Meanwhile, following the disputed June 2014 parliamentary election results, Libya had once again descended into civil war. The House of Representatives – the newly-elected, albeit contested, parliament – relocated to the east of the country citing security concerns and would appoint a new ‘Interim Government’ based in the eastern city of al-Bayda. But many members of the House of Representatives did not relocate.

A reconstituted rump of the General National Congress (GNC) subsequently appointed its own ‘Government of National Salvation’ in Tripoli. 

The existence of two governments led to administrative chaos. The absence of both a unified and universally recognised executive and legislative led to the emergence of parallel leaderships of state institutions and undermined any checks and balances that did exist in Libya’s governance. The LIA was no exception.

In October 2014, the eastern-based Interim Government – then the only government in Libya – appointed LIA board member Hassan Bouhadi as the new chair and CEO of the LIA. Bouhadi, citing the same security concerns, set up the LIA office in Malta following the conduct of a memorandum of understanding with the Maltese government.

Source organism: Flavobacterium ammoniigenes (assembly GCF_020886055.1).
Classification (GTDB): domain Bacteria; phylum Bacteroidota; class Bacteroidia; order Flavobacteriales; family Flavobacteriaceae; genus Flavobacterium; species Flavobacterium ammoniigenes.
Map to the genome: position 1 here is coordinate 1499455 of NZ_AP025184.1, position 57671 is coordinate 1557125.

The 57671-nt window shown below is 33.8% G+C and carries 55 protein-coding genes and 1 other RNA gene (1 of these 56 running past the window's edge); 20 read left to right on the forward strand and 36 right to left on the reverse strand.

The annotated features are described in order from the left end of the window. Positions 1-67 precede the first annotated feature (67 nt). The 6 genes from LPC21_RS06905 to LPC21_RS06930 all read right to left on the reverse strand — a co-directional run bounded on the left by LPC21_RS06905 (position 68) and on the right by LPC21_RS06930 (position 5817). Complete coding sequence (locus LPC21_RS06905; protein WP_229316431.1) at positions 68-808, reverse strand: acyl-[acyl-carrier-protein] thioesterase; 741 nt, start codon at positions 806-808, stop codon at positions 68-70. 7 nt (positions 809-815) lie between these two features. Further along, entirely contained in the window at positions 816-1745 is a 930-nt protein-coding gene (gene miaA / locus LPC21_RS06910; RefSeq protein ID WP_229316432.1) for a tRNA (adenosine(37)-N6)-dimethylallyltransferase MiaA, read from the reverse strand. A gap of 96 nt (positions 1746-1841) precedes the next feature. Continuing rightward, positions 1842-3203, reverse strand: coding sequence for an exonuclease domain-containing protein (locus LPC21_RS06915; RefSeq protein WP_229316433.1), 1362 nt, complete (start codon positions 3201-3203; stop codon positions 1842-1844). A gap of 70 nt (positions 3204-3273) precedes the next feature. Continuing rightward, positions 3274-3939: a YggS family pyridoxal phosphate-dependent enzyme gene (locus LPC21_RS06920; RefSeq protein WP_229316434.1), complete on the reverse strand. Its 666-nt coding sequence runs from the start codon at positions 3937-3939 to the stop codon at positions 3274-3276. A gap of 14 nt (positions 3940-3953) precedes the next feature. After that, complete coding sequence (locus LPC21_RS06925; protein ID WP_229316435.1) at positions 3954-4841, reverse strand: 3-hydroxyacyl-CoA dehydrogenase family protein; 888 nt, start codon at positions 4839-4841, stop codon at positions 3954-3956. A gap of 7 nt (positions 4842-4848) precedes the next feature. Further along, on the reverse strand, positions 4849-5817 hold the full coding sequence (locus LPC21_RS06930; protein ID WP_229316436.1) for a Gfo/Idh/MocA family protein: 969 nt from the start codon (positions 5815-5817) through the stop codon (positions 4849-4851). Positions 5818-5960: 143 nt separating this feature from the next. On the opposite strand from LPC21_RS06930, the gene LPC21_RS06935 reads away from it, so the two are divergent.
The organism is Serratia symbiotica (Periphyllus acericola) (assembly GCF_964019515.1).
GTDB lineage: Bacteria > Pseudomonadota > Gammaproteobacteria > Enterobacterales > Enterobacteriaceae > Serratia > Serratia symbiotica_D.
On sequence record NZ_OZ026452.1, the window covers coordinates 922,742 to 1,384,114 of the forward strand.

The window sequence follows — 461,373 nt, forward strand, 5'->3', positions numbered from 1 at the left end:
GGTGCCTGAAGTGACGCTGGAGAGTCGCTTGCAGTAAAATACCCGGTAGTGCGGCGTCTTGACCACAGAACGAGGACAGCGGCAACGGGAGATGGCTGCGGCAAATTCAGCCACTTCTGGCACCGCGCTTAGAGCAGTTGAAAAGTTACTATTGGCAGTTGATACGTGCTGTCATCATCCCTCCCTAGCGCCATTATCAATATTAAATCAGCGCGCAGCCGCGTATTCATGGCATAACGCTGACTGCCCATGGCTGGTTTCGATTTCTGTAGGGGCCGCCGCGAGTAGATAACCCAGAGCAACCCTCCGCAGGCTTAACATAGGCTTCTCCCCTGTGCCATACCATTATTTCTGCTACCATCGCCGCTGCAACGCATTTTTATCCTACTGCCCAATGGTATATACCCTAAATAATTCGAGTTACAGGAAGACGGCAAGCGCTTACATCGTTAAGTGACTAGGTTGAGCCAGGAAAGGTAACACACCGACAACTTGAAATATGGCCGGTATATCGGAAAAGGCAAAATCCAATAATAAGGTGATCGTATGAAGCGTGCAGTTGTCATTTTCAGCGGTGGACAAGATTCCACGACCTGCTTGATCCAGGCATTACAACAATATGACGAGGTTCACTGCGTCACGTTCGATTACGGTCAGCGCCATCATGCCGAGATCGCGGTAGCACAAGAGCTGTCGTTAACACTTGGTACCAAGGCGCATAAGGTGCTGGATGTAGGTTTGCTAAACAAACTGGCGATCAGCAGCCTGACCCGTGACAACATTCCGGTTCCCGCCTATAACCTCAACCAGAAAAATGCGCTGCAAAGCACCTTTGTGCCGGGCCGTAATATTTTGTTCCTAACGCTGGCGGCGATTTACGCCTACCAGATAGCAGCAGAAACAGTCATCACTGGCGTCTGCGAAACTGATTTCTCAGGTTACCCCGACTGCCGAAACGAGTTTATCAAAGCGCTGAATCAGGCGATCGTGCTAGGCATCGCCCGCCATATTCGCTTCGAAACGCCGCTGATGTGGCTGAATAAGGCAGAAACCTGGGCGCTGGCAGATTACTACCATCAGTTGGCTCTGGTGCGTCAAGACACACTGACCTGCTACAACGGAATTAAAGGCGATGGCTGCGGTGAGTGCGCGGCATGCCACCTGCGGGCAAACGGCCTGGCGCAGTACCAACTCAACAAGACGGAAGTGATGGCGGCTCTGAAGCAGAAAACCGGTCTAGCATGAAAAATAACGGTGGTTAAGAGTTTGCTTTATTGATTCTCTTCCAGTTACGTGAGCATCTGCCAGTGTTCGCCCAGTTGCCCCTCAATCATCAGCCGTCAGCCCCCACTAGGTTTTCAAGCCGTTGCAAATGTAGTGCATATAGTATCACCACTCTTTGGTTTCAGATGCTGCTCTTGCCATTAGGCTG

Then in April 2015, the LIA board of trustees – made up of the executive members of the Tripoli-based Government of National Salvation – actioned a decision by the Libyan court to overturn the ruling of the Political Isolation Committee against Breish and reinstate him as chair and CEO of the LIA.

This led to an ongoing dispute as to whether Breish could return to his position or whether Bouhadi had already succeeded Ben Yezza, meaning that there was no position to which Breish could return.

Practically, this meant the Tripoli headquarters of the LIA was controlled by Breish and the Malta office was controlled by Bouhadi – the LIA was split, albeit with all board members but Ben Yezza reporting to Bouhadi.


Tim Eaton is a senior research fellow in the Middle East and North Africa Programme at Chatham House. His research focuses on the political economy of conflict in Libya.